521447418

521447418

Green Madagascar Day Gecko (Phelsuma madagascariensis) in the Masoala rainforest hall of Zoo Zurich (Switzerland) on June 15, 2012. Built in 2003 as a small replica of the Madagascar Masoala rainforest, the hall covers an area of more than 10'000 spare meters and is one of Zurich Zoo's main attractions.

Photo by: EThamPhoto

EThamPhoto

How a Lizard Loses Its Tail (and More Importantly, Keeps it Attached)

Thanks to a complex internal structure, lizards can shed a tail in a pinch… yet keep their tails attached when they need them.

March 29, 2022

Losing a tail isn’t great, but being eaten by a predator is far worse. In the animal kingdom, the autonomy of a limb, or self-amputation, is a common defense strategy. While this is a useful biological feature in many situations– how do animals prevent their detachable limbs from popping off at any minor inconvenience?

The answer lies in a hierarchical internal structure.

1219133047

1219133047

Lizard with blue tail in Batam, Indonesia.

Photo by: Ais Setiawan / EyeEm

Ais Setiawan / EyeEm

Lizard with blue tail in Batam, Indonesia.

“It has to find the just-right amount of attachment, so it doesn’t come off easily. But it should also come off whenever it’s needed,” says Yong-Ak Song, a bioengineer at New York University. “It’s a fine balance.”

A lizard’s tail has to hang on tight enough that it doesn’t fall off from minor bumps and scrapes but can drop off in case of emergency. The internal design of a lizard tail features micropillars, prongs, and nanopores that act as a series of segments that clip into each other in rows– like plugs fitting into sockets.

The tail can break off along any of these rows, called fracture planes. This allows the lizard to decide how much of its tail it needs to sacrifice in a given situation.

522191698

522191698

Autotomy or self-amputation in a lizard.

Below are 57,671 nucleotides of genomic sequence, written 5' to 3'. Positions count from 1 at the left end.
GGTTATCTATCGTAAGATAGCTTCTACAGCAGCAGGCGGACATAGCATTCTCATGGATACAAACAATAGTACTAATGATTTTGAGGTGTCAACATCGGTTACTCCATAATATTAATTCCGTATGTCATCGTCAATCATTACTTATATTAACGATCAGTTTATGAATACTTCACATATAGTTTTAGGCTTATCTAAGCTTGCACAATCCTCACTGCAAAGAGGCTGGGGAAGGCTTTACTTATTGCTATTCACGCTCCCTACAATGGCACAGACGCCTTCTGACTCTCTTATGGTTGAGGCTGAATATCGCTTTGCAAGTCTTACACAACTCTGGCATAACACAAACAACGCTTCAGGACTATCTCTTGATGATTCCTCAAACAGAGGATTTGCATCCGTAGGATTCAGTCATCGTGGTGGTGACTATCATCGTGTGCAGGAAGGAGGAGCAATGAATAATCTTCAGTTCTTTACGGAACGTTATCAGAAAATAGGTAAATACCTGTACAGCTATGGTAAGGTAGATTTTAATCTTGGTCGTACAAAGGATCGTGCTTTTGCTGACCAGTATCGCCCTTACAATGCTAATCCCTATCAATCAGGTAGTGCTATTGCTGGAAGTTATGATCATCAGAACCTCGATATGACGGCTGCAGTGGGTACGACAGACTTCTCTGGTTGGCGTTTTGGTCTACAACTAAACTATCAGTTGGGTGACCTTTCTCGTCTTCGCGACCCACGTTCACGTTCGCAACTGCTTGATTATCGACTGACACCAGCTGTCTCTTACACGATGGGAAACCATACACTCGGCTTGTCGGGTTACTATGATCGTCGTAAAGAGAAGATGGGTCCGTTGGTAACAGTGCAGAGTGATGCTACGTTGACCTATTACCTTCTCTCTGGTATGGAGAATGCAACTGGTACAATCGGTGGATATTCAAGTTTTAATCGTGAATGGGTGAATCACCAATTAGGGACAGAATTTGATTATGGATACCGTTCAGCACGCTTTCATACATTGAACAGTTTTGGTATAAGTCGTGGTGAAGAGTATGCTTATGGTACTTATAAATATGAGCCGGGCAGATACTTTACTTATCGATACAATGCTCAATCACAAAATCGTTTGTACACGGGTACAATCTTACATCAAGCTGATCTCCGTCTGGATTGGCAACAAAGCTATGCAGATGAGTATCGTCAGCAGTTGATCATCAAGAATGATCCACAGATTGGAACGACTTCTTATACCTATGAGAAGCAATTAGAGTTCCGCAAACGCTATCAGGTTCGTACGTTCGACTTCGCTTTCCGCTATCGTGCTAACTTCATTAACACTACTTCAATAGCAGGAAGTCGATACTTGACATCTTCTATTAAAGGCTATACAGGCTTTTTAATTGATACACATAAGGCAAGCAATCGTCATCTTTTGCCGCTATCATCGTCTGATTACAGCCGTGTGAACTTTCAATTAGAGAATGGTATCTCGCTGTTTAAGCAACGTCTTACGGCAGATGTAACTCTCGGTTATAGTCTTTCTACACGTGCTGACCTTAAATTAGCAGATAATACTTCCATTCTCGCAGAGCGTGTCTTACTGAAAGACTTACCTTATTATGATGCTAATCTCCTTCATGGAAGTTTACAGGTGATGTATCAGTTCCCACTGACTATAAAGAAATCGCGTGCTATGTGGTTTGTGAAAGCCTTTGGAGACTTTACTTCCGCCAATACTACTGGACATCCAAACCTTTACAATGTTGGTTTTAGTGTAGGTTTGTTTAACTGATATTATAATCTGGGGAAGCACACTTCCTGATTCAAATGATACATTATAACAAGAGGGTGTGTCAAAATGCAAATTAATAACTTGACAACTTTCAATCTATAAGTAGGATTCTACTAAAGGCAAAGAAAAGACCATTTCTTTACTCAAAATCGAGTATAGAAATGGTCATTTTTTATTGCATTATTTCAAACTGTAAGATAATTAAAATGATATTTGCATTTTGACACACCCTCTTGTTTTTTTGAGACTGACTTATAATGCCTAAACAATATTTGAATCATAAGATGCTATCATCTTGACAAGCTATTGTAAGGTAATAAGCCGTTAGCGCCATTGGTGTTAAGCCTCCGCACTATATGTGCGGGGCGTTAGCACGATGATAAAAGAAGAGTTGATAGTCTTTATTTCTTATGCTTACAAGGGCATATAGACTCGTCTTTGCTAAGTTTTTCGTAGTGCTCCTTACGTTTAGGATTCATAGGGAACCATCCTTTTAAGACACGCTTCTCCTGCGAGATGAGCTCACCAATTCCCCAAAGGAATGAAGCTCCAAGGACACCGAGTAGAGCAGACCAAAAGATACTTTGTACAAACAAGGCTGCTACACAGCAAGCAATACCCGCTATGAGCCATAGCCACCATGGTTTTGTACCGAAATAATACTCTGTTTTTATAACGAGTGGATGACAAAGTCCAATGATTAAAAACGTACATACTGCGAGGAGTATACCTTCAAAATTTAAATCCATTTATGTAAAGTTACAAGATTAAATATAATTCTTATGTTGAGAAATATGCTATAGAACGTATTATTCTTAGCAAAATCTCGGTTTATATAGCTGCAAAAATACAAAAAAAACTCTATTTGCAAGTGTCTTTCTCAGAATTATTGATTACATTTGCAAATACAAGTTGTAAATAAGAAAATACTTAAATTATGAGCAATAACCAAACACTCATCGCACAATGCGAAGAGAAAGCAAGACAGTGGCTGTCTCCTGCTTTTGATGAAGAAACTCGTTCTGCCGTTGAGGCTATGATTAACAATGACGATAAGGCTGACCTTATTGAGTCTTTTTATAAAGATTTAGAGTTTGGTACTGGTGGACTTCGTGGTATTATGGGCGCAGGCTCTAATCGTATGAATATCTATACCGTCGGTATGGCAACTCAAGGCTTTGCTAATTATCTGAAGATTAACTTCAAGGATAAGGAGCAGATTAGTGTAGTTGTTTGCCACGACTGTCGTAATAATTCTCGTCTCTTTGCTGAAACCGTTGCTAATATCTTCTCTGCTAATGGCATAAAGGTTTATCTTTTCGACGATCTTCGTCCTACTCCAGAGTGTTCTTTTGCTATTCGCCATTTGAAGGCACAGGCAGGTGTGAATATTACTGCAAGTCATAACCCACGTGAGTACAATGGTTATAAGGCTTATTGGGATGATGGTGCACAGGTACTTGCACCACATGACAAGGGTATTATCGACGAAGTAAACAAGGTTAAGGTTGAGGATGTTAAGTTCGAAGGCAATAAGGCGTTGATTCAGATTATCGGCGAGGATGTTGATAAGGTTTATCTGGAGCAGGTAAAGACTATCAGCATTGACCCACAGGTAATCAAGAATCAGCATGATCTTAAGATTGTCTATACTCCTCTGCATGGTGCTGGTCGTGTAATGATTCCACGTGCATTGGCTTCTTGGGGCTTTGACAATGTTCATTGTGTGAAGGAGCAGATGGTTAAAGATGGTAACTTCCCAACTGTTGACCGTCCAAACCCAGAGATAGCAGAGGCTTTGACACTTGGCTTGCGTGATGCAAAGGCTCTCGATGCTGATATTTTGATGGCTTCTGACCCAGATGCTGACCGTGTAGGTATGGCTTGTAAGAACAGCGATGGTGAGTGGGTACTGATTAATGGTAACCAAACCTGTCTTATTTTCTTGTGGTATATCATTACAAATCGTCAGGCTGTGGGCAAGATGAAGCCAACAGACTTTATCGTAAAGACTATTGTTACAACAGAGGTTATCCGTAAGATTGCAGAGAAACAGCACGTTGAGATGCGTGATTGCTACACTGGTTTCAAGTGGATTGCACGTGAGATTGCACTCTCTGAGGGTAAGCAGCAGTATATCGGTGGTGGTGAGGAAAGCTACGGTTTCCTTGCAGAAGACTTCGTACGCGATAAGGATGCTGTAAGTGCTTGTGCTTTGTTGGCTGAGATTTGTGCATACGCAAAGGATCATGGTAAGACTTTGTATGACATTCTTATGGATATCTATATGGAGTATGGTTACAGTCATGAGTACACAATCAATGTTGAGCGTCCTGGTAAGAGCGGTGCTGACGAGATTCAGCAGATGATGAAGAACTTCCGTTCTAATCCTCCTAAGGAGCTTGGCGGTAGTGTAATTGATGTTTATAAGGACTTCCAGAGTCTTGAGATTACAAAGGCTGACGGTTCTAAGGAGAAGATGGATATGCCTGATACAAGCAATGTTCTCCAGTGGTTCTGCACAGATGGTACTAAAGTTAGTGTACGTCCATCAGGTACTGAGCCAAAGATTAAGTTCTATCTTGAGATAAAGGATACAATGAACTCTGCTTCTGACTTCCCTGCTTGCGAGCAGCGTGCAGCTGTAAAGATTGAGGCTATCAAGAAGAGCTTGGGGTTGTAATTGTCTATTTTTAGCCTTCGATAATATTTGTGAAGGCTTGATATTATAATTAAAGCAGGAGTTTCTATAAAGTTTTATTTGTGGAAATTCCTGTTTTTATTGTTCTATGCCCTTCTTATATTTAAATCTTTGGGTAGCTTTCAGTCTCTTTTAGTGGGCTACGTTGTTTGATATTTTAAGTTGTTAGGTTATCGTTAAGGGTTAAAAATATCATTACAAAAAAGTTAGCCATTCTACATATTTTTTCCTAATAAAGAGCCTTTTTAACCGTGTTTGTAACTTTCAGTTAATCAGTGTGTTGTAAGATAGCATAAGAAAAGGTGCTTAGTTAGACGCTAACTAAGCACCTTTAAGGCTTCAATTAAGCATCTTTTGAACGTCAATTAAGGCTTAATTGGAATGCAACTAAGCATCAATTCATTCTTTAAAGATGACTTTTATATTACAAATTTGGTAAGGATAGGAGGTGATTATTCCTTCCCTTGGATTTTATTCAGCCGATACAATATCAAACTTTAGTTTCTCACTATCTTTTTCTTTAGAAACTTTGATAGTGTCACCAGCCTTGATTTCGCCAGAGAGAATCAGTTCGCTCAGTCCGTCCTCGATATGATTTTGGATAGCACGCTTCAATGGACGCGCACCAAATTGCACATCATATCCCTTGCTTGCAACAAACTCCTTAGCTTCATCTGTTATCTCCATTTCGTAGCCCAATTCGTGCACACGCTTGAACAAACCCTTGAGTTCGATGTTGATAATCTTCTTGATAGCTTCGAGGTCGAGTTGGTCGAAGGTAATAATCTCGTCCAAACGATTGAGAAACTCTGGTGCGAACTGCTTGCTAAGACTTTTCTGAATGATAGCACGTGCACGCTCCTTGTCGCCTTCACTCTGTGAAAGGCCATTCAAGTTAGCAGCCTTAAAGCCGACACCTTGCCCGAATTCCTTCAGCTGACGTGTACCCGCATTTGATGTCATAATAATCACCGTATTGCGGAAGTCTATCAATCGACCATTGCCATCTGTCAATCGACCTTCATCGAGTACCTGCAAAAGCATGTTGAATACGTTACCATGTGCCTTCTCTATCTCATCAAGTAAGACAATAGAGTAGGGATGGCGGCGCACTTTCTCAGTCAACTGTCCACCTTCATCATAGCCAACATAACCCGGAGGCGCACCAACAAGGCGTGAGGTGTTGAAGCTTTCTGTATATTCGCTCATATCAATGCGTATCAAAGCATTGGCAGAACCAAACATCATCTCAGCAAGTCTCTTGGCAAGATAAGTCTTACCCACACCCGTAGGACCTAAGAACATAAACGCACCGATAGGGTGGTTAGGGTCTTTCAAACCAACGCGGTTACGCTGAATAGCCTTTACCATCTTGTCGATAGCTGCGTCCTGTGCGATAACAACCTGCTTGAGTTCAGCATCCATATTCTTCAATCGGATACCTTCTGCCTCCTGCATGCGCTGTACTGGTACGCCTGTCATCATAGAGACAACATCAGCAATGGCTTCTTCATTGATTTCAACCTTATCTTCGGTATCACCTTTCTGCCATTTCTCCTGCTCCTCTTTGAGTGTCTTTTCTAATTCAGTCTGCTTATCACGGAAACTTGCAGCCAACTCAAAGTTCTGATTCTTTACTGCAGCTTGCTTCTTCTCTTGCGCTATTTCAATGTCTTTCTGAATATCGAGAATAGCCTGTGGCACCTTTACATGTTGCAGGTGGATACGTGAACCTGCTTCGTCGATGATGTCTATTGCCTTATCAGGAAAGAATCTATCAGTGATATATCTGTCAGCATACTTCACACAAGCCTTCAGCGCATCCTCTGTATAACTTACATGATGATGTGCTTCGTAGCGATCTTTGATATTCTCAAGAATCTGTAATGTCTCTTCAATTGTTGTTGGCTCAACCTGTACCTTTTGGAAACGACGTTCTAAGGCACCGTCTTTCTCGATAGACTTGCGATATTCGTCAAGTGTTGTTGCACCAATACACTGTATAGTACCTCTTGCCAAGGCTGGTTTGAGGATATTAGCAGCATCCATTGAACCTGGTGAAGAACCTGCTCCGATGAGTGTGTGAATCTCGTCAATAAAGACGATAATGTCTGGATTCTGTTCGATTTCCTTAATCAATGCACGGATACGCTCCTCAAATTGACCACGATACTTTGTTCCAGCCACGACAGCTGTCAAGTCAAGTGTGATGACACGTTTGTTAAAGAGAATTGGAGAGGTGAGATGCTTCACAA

Photo by: Paul Starosta

Paul Starosta

Autotomy or self-amputation in a lizard.

To understand this internal structure, scientists studied lizard tails from three different species. By giving the tails a gentle tug, the team separated the limbs from the lizard bodies. Then, they studied the severed appendages under a scanning electron microscope, finding that lizards’ nanopores help with the adhesion of their tails by 1500%.

The researchers described lizards’ prong-pillar-pore structure as following the Goldilocks principle– not too tight that the lizard can’t self-amputate, but not too lose that the tail falls off on its own.

This adaption is vital to lizards’ survival. Losing a tail is a costly mechanism for a lizard– slowing its ability to run, jump, and mate… and jeopardizing its ability to avoid becoming a future predator’s lunch.

Next Up

Scientists Have Decoded the Universal Language of Honey Bees

Scientists just made a real-life breakthrough in understanding how bees talk to each other. Learn more about decoding the honey bee waggle dance.

Meet Dogor, Your 18,000-Year-Old Best "Friend"

Dogor may have died 18,000 years ago, but his body has remained perfectly preserved — all-the-way down to the whiskers.

Storm Dennis, When 2 Become 1 Menacing Bomb Cyclone

What is a bomb cyclone? And what’s up with Storm Dennis being such a menace in the UK?

Frozen Ice Sculptures Could Save a Himalayan Cold Desert

Ladakh, a Himalayan cold desert with stunning mountains and blue waters is no stranger to the impact of a changing climate. But could manmade glaciers save this landscape and its people?

Volcanology: The Study of Volcanic Activity and Predicting Eruptions

The study of volcanoes and collecting data such as seismic activity, temperature, and chemical changes can help predict eruptions and save lives in the process.

Narwhal: The One With Two Waggly Tails?

Meet Narwhal, an adorable pup with two tails. But how did this anomaly happen? Read on to learn more.

The Ocean Cleanup Successfully Catches Plastic in Great Pacific Garbage Patch

Humankind’s disgraceful rubbish footprint swirling between California and Hawaii may have just met its match.

Clean Air Tech and Pollution Reduction Post-COVID

One of the unintended positive consequences of the coronavirus pandemic is a reduction in air pollution.

Ancient DNA Reveals New Evidence, Changing What We Know About Human Evolution

New DNA evidence found in sediment from Denisova Cave in Siberia reveal that it may have been a common meeting place that overlapped with Neanderthal, Denisova, and Homo sapiens. Could this have altered our evolution as modern humans?

Launching Rockets Into the Aurora Borealis - and Other Stories About the Northern Lights

Those that live in the Arctic Circle echo that no words can do justice to the sheer experience of the ‘celestial dance’ that occurs in the skies.